Food price inflation
The price of food is likely to be a key investment theme during 2011 and beyond, as globally we see the impact of food price inflation.
New research from Fidelity International (Feeding the world: the economics of food) makes interesting reading and highlights a number of key issues.
Food prices, as measured by the UN’s composite Food Price Index, recently reached their highest level since records began over twenty years ago.
Recent food price increases can mostly be attributed to poor harvests as a result of adverse weather conditions. This is particularly true when it comes to corn, cocoa, wheat and coffee.
Thankfully rice has not seen such a dramatic price increase over the past twelve months. Rice forms part of the staple diet in many of the emerging economies where food price rises hurt the most.
It is worth noting that spikes in the price of food have caused panic in recent years. The economics of food is a serious issue for many countries.
In terms of the impact on price inflation in general, this differs depending on the country.
In the US, food has a mere 8% weighting in the overall basket used to calculate their Consumer Prices Index (CPI) measure of price inflation. It represents 47% of the total CPI basket in India, which just goes to show how much of an impact rising food price inflation can have on an economy.
In addition to the fragility of the agricultural system to short-term shocks, there are structural issues to consider which affect the supply and demand outlook for food prices.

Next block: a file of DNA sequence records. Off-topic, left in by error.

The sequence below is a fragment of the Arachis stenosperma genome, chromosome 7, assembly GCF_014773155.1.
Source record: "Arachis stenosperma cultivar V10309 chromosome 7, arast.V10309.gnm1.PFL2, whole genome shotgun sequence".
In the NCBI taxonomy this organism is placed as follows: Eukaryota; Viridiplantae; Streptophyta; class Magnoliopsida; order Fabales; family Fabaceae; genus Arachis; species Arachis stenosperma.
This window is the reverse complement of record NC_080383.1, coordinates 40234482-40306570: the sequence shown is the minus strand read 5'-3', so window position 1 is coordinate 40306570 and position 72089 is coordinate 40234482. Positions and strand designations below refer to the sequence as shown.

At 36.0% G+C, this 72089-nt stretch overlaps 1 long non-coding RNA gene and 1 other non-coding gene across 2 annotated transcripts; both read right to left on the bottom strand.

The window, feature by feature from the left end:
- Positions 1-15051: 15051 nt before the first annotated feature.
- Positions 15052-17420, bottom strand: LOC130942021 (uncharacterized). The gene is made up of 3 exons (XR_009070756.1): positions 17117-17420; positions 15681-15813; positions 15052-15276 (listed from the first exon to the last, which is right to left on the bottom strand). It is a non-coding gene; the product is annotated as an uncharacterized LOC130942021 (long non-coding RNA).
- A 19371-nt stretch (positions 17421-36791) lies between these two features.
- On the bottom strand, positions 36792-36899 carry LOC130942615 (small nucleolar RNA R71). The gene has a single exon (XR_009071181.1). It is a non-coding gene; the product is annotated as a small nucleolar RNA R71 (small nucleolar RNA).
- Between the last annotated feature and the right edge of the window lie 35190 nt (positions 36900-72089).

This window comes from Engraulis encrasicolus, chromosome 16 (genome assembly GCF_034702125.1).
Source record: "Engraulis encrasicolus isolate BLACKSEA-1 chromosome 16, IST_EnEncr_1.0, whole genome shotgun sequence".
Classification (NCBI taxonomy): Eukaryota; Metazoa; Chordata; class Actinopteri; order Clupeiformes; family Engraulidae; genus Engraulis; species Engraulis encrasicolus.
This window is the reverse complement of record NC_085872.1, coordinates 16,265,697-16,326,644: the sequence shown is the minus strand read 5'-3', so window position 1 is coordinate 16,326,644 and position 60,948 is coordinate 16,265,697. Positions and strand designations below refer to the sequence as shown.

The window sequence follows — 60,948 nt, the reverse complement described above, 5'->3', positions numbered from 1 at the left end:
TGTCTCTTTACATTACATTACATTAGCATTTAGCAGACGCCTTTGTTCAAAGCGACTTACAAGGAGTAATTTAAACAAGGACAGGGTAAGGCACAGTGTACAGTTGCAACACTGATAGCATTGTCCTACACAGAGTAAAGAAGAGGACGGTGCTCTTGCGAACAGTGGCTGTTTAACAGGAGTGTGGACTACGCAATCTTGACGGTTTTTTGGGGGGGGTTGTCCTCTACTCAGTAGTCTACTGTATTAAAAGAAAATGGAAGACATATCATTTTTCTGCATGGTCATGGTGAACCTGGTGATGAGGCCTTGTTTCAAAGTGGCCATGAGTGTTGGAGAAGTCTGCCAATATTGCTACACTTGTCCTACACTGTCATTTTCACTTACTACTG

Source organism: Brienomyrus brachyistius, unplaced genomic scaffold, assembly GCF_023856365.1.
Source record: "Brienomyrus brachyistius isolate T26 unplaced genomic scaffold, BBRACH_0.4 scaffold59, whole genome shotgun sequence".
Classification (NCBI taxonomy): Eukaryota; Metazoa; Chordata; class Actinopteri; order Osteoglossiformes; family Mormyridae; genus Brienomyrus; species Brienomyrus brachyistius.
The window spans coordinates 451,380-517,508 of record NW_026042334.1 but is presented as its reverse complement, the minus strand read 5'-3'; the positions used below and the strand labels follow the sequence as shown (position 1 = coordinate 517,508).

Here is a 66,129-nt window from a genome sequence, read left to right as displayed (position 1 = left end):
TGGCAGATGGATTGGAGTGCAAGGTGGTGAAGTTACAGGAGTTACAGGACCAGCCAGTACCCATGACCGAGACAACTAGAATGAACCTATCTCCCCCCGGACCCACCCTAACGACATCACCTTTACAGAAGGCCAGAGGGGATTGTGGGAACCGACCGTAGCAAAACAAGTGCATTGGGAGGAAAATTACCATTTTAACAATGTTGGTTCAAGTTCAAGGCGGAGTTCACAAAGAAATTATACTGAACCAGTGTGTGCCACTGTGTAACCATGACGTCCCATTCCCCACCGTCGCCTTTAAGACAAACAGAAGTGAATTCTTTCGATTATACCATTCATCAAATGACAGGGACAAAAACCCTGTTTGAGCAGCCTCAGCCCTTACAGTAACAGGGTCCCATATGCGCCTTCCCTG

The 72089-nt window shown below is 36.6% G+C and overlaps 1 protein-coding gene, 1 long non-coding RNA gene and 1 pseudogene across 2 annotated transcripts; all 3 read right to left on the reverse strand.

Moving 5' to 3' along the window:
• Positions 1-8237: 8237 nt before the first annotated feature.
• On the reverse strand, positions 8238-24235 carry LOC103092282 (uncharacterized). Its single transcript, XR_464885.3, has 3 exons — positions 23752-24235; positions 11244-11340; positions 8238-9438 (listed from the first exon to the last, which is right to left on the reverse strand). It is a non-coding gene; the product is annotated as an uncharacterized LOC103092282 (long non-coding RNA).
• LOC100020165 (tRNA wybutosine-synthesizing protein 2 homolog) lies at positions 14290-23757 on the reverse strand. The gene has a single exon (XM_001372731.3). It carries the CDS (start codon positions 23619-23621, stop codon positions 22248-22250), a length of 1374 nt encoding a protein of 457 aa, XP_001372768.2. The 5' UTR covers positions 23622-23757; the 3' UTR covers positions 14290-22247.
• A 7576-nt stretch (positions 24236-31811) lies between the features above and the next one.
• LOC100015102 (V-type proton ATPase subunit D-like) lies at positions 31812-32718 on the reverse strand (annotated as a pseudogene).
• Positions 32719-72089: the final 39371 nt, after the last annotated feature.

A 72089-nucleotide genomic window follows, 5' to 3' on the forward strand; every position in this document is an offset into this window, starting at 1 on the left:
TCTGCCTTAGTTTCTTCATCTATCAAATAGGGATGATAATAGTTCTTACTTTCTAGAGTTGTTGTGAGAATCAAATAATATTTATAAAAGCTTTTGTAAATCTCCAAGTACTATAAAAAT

The World Bank has estimated that global demand for food will rise by 50% by 2030. This is largely as a result of population growth, rising affluence and changing diets.
Looking specifically at grain production, the growing demand for meat in particular will have a big impact on grain production in the future.
There are several ways in which investors can access this important investment theme.
One example described in the Fidelity report is the potential for fertilizer manufacturers to profit from the need to produce more with less.
Rather than looking to take advantage of short-term price spikes, investors should be thinking about the opportunities that come from the structural issues attached to the price of food.
We expect food prices to remain an important investment theme for some time, with smart active fund managers coming up with their own approaches to take advantage of the opportunities.
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